Dell Latitude X1 

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This is both a small and light notebook, however it has a more than acceptable 1280x768 screen resolution and it is probably small enough to fit in a ‘poachers pocket’

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Sometimes it is hard to equate the product advertised with the one looked at. This is certainly the case here and while the differences are often small, working out 'what or why' is somewhat harder.

After several requests something I saw last year arrived securely packed and well presented. All the extras in a box within a box and the notebook well protected in the bottom of the outer box.

Dell Inspiron X1
Image Courtesy of Dell Inc.

Over the years I have looked at dozens of notebooks this one was of interest because of the -lack of- size and weight. First problem, how to switch it on, I looked all round the inside and the front nothing. At this point I thought maybe the battery needs charging so I plugged it into the mains and while a light came on nothing else happened.

If all else fails RTFM but while there were a couple of booklets they did not relate to the Latitude. After several further minutes of puzzling I noticed a push button on the hinge between the base and the screen on the right side. Now if I was stumped what chance a novice user? I got in touch with my contact at Dell and received the reply that information was available at a given link, I tried it and while certain information was available it did not help with Getting Started and anyhow you would need Internet Access to view it. A Resource CD is mentioned as an option on the website at £5.88 (not supplied to me) and this may help but again you would need to be able to start Windows to use it. What it needs is a Getting Started sheet.

The claimed battery life is a tad over 3 hours, I managed around 2 hours 20 minutes with a reasonable screen contrast and no doubt I could have got more but I value my eye sight and the contrast/brightness default battery setting was lower than I require.

I found the recharge time was excellent at only 75 minutes from full discharge. Booting took 40seconds while shutdown was 15seconds. The Latitude X1 does support both standby and hibernation.

The dimensions are 28.5x19.5x2.5cm and the weight is only 1.14kilos. The screen size is 26x16cm giving the diagonal 12.1 inch measurement. There is an 85key keyboard and all the alpha and numeric keys are full size.

My unit was supplied with Windows Professional (an extra cost) but I see no point in most cases as the standard Windows Home would probably suffice and you get a choice of having Fat32 or NTFS file systems.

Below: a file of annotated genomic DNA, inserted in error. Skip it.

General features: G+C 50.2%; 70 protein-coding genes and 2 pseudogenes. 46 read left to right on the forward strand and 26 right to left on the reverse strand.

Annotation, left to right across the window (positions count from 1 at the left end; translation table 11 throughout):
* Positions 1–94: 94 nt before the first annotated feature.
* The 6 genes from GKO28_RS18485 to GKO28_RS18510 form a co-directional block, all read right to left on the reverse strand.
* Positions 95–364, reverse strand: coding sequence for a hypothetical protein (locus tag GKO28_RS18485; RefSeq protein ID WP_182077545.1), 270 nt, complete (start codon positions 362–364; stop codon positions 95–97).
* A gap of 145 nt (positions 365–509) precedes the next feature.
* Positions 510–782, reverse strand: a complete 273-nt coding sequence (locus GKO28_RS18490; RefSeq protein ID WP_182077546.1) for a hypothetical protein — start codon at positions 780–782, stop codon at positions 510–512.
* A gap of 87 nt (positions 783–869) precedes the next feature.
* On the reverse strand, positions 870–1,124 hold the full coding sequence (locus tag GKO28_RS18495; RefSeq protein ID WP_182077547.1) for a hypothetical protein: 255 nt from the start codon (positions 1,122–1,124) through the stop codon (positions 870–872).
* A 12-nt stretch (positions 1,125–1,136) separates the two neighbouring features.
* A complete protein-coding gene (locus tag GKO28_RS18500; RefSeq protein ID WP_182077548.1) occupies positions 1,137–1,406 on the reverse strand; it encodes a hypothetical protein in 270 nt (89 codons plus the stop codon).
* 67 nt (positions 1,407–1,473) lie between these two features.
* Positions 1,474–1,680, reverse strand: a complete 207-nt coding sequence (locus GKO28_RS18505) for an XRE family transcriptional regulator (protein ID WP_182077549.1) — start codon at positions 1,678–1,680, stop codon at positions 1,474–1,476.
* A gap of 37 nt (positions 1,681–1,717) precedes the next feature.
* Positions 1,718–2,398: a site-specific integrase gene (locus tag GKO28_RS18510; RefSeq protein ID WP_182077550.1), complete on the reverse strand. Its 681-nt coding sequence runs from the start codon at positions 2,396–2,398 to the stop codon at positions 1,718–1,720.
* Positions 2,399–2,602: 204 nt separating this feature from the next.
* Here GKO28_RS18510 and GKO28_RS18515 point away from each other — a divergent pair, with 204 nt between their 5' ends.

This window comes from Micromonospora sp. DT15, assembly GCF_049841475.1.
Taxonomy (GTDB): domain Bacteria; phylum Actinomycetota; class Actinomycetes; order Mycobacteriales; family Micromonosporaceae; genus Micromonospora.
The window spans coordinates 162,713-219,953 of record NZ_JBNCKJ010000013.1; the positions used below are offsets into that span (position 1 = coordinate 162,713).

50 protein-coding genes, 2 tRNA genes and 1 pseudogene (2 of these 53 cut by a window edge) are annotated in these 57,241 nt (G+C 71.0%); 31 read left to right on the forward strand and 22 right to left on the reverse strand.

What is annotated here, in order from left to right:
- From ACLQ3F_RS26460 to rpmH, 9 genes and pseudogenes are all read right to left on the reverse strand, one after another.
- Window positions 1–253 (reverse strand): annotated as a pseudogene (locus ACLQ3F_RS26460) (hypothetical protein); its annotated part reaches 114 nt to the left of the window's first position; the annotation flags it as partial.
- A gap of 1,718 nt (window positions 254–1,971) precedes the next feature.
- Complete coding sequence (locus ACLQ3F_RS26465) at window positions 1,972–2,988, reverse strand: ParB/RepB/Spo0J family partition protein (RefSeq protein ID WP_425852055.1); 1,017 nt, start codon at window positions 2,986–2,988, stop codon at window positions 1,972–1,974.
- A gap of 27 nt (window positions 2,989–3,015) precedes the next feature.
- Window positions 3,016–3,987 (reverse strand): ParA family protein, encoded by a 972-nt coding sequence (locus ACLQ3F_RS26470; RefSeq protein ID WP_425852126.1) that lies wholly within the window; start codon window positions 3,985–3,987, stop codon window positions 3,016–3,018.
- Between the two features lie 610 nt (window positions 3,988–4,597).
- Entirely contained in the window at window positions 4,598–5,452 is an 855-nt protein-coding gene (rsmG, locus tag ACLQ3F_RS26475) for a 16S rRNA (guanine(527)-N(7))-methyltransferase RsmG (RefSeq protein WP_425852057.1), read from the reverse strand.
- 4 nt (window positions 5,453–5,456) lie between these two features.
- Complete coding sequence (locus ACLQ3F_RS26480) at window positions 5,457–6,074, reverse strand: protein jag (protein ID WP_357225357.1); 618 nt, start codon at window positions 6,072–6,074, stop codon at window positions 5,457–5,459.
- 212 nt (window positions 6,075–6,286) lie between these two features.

The memory supplied in my unit was 1280MB (this would add £230.30 to the price) and while the unit was very rapid with that amount of memory it should be unless you are running very complex calculations. The video memory comes out of this so I actually had 1.24GB available.

The processor is a 1.1GHz Pentium M733 with 2MB of level 2 cache. Doing basic tasks on battery I found this ran at 322MHz and on mains power at 598MHz. The hard disc is 30GB actual 27.8GB, however the website says you get a 60GB hard drive.

As far as I could see no software is included in the basic price and apart from Windows, Sonic RecordNow and Cyberlink PowerDVD the only software was some utility software to change screen brightness/contrast and a few other things using keyboard combinations. Again a document on the disc to explain this would make life easier, however this pales into insignificance with the inability to explain how to switch the unit on!

The unit comes with an 8xDVD+/- unit this attaches via the double USB port (D-Bay) on the left side of the unit as it draws power from the Latitude, so should you use this on battery you will drain it very quickly.

The Dell website allows you to view this model from all sides so I will not go into detail but it does have 2xUSB (D-Bay on the left side and another standard USB on the right side) a four pin FireWire external sound and video connections as well as SD and Compact Flash - including MicroDrive - card support and modem and network sockets.

I would advise anyone to double check exactly what you are ordering as I find certain things that you may consider as standard are extras with Dell.

I was extremely happy with the unit in use and two hours plus from the standard (supplied) battery is fine, the power brick is not that big and lots of more modern trains now have power points so you could be able to keep charged on a journey. You can order an extra or larger battery. I found the screen very clear and crisp even at the 1280x768 resolution on mains and on battery once I had increased the brightness/contrast at a cost of around 40 minutes from the claimed battery life.

I think the standard price inc VAT and delivery is £1230 but that is with only 512MB of Ram, should you want the 1280MB option I was sent that adds £230.30. Not sure a DVD Burner is really required with a notebook but you get one in the price. With the price of memory sticks being so low they would certainly enable transferring large amounts of data.

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